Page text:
Today is also Polish Armed Forces Day. It is in honor of the Polish military and a way to remember the victory of the Battle of Warsaw in 1920. During the battle, the largely outnumbered Polish forces held off the invading Red Army, ensuring Polish independence for a time. Many national cemeteries will have a reading of the soldiers who died in battle. Today will also hold a very ceremonious changing of the guard at the Poland’s Tomb of the Unknown Soldier.

I’m loving learning more and more of the culture of PK’s home country and want to share it with you all. While we might not celebrate all the Polish holidays when we have PK here, I’m going to have to start making a note of which days I should wear red and white – the Polish colors.

Again, thank you all so much for all of your support and love! Until next time!

Paperwork and T-Shirts

Well, the days tick on and we are slowly but surely making progress. Two weeks ago, we mailed off a few of the documents that we needed to get apostilled and then the I-800A, which will eventually lead to us getting approval from Immigration to bring a child into the country. These forms are starting to make their way back! We have the documents that we need from Connecticut back and two days ago, our FBI checks came back with their apostilles too. The Connecticut documents make both Becky and I happy since they have a big, shiny, gold seal. It just looks official. The FBI pages aren’t nearly as impressive, but what’s important is that they get the job done. While we haven’t heard much back from USCIS and the I-800A, we did receive a letter saying that they got our paperwork and forwarded it to the office in Missouri that processes those. Hopefully, we’ll hear back about our fingerprints before we head to visit Becky’s parents in Connecticut at the end of the month.

The "official" shirt of this fundraiser.

The “official” shirt of this fundraiser.

We’re currently in the middle of our fundraiser with Chrome Buffalo as well. The drive will continue until August 13. This company is awesome. Essentially, they are a husband and wife team who do this because they know from first-hand experience what the cost of adoption is. When they found out that there were some technical issues at the beginning of our drive, they not only fixed the problem but extended the drive by three days to make up for the time. This may sound a bit strange, but Becky and I set a fairly low fundraising goal because we like the company so much. Each drive that meets their goal raises the statistics of the number of successful drives they have facilitated and we wanted to do our part in helping make that number a little higher.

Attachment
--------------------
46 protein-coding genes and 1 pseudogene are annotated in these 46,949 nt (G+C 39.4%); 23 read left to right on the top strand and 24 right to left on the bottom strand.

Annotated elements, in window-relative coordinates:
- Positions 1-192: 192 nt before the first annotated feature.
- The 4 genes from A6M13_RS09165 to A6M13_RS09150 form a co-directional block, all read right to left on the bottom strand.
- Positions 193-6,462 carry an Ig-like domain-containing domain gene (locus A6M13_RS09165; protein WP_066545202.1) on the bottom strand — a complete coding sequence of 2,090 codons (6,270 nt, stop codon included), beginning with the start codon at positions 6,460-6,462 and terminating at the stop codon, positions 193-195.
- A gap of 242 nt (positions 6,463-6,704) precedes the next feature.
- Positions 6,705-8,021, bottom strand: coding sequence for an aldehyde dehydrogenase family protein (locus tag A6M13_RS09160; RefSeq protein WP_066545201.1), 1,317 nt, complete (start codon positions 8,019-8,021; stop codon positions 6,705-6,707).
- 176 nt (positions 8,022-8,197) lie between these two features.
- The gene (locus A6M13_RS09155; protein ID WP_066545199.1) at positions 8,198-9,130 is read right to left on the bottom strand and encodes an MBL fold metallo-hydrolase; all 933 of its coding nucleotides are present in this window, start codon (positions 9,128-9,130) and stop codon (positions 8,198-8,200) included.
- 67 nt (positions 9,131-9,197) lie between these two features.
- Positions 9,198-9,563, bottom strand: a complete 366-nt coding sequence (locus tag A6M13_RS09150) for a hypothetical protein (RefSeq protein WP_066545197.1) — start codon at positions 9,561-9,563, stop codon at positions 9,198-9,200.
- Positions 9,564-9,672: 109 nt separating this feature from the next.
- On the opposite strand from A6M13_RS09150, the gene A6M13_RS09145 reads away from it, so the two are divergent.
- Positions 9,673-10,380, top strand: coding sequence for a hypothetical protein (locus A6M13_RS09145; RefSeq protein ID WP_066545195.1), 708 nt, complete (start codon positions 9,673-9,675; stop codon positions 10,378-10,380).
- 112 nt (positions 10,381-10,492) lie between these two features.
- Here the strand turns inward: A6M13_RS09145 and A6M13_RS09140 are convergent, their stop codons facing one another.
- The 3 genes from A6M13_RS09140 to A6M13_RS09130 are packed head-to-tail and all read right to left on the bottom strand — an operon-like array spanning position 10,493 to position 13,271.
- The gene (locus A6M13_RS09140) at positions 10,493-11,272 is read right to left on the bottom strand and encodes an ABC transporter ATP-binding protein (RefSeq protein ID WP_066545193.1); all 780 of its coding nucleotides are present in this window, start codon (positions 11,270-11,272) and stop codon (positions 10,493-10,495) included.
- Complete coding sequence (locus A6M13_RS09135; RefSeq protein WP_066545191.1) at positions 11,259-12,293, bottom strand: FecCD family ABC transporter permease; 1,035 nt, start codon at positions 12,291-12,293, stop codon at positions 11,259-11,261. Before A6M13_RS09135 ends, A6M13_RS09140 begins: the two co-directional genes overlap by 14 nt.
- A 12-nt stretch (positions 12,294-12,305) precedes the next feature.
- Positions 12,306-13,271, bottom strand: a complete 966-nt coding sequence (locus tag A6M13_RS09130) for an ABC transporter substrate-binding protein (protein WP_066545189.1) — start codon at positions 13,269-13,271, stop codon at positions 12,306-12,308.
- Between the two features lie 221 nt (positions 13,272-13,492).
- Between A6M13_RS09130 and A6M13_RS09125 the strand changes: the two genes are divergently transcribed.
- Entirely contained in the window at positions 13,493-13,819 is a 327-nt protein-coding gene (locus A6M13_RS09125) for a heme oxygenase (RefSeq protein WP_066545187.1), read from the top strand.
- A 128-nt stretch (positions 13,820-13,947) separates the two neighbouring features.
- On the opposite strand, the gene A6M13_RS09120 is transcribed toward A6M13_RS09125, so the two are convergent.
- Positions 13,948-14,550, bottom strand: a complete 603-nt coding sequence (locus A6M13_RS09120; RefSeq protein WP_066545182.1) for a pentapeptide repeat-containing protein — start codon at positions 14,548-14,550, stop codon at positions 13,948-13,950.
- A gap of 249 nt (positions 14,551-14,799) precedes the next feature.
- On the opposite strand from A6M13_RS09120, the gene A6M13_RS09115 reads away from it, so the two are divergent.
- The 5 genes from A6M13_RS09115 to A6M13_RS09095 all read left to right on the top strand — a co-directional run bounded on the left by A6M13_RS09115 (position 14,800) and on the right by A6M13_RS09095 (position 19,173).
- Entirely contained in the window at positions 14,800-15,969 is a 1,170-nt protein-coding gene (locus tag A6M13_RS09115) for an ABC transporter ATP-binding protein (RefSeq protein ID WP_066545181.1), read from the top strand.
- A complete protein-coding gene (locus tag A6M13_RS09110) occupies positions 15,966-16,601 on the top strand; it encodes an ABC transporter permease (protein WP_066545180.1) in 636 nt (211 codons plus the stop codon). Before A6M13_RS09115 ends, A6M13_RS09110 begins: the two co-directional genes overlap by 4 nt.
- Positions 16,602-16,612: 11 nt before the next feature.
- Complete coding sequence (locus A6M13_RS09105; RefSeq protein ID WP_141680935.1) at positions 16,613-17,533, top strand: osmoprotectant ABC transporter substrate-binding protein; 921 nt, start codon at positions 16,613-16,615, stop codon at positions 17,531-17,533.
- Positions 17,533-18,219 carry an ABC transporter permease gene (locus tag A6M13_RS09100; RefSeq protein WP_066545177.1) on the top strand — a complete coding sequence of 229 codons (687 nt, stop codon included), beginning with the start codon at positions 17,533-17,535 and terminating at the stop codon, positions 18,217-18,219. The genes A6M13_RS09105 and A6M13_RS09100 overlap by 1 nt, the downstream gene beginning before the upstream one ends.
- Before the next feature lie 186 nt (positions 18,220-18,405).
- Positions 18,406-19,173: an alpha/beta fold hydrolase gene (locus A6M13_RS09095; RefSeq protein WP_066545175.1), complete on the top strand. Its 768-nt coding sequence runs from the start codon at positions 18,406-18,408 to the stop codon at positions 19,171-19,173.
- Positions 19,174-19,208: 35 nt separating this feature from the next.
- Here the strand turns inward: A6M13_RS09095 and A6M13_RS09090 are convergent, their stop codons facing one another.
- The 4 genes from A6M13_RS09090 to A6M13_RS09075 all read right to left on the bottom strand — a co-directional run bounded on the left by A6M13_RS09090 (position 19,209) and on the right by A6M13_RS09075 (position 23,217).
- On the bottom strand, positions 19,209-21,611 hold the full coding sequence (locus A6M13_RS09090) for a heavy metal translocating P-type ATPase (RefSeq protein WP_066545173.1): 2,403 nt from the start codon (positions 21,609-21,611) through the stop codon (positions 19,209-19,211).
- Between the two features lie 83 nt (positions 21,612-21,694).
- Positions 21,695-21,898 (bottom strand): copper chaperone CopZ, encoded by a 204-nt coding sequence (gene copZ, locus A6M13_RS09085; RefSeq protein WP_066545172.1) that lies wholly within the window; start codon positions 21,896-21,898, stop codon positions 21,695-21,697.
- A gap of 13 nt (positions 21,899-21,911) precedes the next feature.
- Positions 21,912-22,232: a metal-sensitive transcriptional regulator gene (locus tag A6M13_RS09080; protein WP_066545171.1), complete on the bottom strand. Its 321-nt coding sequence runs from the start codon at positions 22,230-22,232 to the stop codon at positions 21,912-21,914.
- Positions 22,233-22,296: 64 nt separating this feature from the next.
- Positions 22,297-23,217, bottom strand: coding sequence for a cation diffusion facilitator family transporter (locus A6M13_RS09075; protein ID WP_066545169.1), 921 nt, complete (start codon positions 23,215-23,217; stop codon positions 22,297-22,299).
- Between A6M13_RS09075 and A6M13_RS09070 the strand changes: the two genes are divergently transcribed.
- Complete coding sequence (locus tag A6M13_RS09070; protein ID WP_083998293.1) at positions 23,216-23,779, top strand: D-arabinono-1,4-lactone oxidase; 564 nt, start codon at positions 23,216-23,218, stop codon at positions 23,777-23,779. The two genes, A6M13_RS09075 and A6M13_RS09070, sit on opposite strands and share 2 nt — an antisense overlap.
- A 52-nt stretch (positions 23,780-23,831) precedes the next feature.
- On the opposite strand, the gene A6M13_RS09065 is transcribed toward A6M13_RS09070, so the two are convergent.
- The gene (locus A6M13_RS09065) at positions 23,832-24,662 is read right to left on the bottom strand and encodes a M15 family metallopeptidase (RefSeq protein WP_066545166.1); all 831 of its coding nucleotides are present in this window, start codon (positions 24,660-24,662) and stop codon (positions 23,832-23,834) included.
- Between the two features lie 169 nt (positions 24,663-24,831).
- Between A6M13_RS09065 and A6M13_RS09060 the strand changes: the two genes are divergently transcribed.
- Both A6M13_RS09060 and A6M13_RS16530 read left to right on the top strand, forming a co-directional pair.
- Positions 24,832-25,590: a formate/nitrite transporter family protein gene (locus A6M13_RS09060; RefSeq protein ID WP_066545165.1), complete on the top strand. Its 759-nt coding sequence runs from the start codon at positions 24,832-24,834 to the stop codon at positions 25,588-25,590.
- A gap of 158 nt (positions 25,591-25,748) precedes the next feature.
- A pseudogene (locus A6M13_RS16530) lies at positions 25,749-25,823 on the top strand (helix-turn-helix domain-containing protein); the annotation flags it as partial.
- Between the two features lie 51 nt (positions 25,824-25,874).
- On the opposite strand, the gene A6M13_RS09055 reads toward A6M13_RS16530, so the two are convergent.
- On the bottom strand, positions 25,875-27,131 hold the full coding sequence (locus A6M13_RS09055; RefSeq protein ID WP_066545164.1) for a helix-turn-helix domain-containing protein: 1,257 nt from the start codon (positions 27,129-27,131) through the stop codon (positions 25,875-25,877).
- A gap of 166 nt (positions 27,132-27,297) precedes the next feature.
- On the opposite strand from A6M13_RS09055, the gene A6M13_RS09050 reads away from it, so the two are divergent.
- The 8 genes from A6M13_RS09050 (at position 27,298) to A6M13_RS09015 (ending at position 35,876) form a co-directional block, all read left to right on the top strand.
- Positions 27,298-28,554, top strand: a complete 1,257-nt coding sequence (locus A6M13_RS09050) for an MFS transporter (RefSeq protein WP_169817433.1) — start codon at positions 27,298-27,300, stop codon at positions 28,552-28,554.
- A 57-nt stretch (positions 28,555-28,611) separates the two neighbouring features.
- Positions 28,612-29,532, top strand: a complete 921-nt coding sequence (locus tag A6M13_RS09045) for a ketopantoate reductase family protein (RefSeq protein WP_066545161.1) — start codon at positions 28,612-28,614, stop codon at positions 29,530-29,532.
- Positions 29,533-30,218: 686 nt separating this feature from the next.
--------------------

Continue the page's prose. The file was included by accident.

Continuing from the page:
We are so blessed that we have so many family, friends and strangers that have shown us love and helped us already reach that goal of $250. That being said, adoption is expensive and we will certainly welcome and can put to good use any other money that is raised. We often get asked about the cost of the adoption and I know I have laid some of this out before, but when we send all the paperwork that we are currently trudging through to Poland, we have to send over $6000.  After we accept a referral (and, no, we don’t know how long after the papers get to Poland that it will be when we get a referral – we know of families who waited months and even two years), we have two trips to Poland. Each trip requires us to send over $8000 before we travel and then we have the expenses incurred by having to live in a foreign country for about two months. Thank goodness that there’s a good exchange rate between American dollars and Polish złoty (pronounced zwol-teh)! We currently have a good amount of the $6000 and any funds that we raise will go towards that and the other fees.

If you’re moved to help us out, please, know you have our thanks and love. If you want to buy a t-shirt you can click here to purchase shirts until 13 August. Some folks have asked if they can just make a donation and you can find a Paypal donate button in the sidebar or at the bottom of this post. There’s also our JustLove Coffee storefront and it, too, has a link in the sidebar.

Thanks to everyone who has given, asked how things are going or even just sent a prayer in our direction. Becky and I are constantly overwhelmed by just how loved we (including PK) are.

Until next time!